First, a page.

Conservation Team Restoring Popular Cathedral Ledge Approach

The Access Fund–Jeep Conservation Teams have broken ground on a massive, three-month effort to stabilize the approach trail and staging areas at the popular Thin Air Face at Cathedral Ledge in New Hampshire’s Mount Washington Valley.

Conservation Team crew working at Cathedral Ledge, ancestral lands of Wabanaki Confederacy, Abenaki/Abénaquis, and Pequawket. | © Cait Bourgault

With a high concentration of excellent, moderate routes and stunning views, Thin Air Face is a beloved spot for New England trad climbers and local guiding companies. However, the wooden structures installed 15 years ago to shore up the approach trail to this popular area have begun to deteriorate. Without intervention by professional trail crews, these timber failures would have led to severe damage at numerous points along the trail.

“Several sections of trail were hanging on by a thread, supported by timber structures that were rotting out,” says Access Fund Northeast Regional Director Mike Morin. “The crews on the ground are doing great work, replacing timbers and armoring the slope with stone structures to prevent large-scale erosion and severe damage.”

The Conservation Team East crew arrived at Cathedral Ledge on July 13 to provide their expertise to this large-scale stabilization effort. Over the course of the three-month project, they will be working side by side with Appalachian Mountain Club trail crews, the White Mountain Trail Collective, NorthWoods Stewardship Center crews, and the Access Fund–Jeep Conservation Team National crew.

The crews are focused on removing the rotting timbers and replacing them with native-stone structures, as well as hardening the trail from top to bottom to reduce erosion along the entire slope.

© Cait Bourgault

Crews are harvesting large granite blocks from a nearby talus slope, splitting them into manageable sizes for building and hoisting them into the air using a cable highline system to safely move the blocks across the worksite to their final destinations. The highline system allows crews to efficiently and safely move building material that would otherwise be impossible to move due to its mass and the steep, uneven slopes of the work site.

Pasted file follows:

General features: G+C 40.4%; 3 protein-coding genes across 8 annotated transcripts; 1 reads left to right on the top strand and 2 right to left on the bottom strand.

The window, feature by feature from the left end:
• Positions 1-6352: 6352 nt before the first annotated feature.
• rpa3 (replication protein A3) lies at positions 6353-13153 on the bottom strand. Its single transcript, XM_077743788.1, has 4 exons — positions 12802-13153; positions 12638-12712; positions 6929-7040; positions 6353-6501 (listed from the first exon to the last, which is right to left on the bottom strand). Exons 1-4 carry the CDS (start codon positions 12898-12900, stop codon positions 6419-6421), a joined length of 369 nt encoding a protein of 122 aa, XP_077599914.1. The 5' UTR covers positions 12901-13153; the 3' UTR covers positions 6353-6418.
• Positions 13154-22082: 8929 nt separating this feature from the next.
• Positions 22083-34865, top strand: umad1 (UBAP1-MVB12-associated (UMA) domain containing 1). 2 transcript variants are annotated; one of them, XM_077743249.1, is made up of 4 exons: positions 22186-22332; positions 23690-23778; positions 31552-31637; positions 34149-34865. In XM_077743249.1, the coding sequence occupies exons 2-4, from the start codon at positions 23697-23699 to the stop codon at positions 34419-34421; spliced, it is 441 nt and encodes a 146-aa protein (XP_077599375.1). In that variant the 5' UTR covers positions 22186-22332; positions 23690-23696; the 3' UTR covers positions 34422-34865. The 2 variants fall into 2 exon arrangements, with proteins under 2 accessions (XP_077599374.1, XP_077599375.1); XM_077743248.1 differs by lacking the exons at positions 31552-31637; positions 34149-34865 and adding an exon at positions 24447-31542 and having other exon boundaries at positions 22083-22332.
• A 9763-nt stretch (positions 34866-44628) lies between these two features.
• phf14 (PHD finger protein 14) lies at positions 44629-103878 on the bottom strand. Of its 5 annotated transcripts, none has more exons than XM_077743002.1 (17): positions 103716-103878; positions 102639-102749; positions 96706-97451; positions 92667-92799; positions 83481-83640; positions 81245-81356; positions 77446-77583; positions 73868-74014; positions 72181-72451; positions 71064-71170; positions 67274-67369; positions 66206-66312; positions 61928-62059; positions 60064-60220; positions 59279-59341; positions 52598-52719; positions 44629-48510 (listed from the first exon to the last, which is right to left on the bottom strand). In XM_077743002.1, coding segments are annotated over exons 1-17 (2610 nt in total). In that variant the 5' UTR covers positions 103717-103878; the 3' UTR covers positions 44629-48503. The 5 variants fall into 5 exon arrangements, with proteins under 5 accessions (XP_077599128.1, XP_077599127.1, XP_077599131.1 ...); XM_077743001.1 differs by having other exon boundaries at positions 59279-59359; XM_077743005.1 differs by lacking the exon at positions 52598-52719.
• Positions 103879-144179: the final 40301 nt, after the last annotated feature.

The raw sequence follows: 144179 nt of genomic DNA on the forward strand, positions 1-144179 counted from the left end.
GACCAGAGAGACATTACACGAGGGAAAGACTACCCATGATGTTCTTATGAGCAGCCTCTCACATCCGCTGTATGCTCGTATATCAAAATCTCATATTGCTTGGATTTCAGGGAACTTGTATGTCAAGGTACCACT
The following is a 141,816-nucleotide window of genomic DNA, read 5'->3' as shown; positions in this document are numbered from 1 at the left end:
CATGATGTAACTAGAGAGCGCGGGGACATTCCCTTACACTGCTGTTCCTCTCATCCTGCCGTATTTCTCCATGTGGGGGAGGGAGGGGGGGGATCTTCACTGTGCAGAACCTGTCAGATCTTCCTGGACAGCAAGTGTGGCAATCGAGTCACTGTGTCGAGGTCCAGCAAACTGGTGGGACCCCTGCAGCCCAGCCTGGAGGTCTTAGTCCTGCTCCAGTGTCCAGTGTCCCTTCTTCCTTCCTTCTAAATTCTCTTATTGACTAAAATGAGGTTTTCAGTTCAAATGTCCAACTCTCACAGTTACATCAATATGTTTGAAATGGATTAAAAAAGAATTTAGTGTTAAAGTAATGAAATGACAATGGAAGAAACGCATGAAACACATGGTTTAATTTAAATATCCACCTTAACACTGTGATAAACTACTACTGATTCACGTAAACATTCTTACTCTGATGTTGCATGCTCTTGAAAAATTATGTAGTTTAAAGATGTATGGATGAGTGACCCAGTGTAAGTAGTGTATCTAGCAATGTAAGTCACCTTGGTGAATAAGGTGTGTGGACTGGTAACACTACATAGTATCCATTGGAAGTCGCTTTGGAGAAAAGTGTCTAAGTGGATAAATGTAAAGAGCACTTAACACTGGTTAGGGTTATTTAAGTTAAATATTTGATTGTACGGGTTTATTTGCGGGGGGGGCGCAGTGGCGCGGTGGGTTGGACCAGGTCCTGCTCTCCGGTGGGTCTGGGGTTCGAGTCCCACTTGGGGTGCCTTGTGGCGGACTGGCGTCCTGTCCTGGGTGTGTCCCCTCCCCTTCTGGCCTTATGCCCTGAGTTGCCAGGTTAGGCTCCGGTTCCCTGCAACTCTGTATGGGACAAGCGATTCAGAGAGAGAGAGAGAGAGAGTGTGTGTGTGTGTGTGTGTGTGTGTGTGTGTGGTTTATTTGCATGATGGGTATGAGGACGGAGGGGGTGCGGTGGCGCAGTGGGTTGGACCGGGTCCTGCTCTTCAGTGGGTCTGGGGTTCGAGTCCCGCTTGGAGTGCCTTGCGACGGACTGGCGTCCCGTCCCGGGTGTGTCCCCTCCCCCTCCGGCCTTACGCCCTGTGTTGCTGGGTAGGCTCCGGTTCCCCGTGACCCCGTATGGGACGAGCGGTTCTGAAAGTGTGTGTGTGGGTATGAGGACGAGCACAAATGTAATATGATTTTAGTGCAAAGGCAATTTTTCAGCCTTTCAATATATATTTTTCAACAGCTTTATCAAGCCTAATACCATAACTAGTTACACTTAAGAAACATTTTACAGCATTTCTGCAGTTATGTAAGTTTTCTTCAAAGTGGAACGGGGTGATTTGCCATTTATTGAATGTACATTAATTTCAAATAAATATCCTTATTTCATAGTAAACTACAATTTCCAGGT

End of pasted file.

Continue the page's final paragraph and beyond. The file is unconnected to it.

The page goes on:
“The quality of the trail work that Access Fund and the White Mountain Trail Collective have done this year is absolutely crucial to the conservation of this place, which is so integral to our community,” says local climber and International Mountain Equipment employee, Brady Callahan. “A cliff called Cathedral deserves nothing less than the beautiful granite stairs that will now guide climbers to its base for another century to come.”

Access Fund and visiting crews are taking extensive safety precautions to ensure a safe working environment during COVID-19. If you see the crews at work during a visit to Cathedral Ledge, please give them a socially distant high-five and keep your distance from the work site.

This project is made possible with support from the White Mountain Trail Collective and the National Forest Foundation, both of which provided grant funding for a regional trail stewardship effort. Similar work is slated at the Echo Roof area of Whitehorse Ledge next year, as part of this regional effort.

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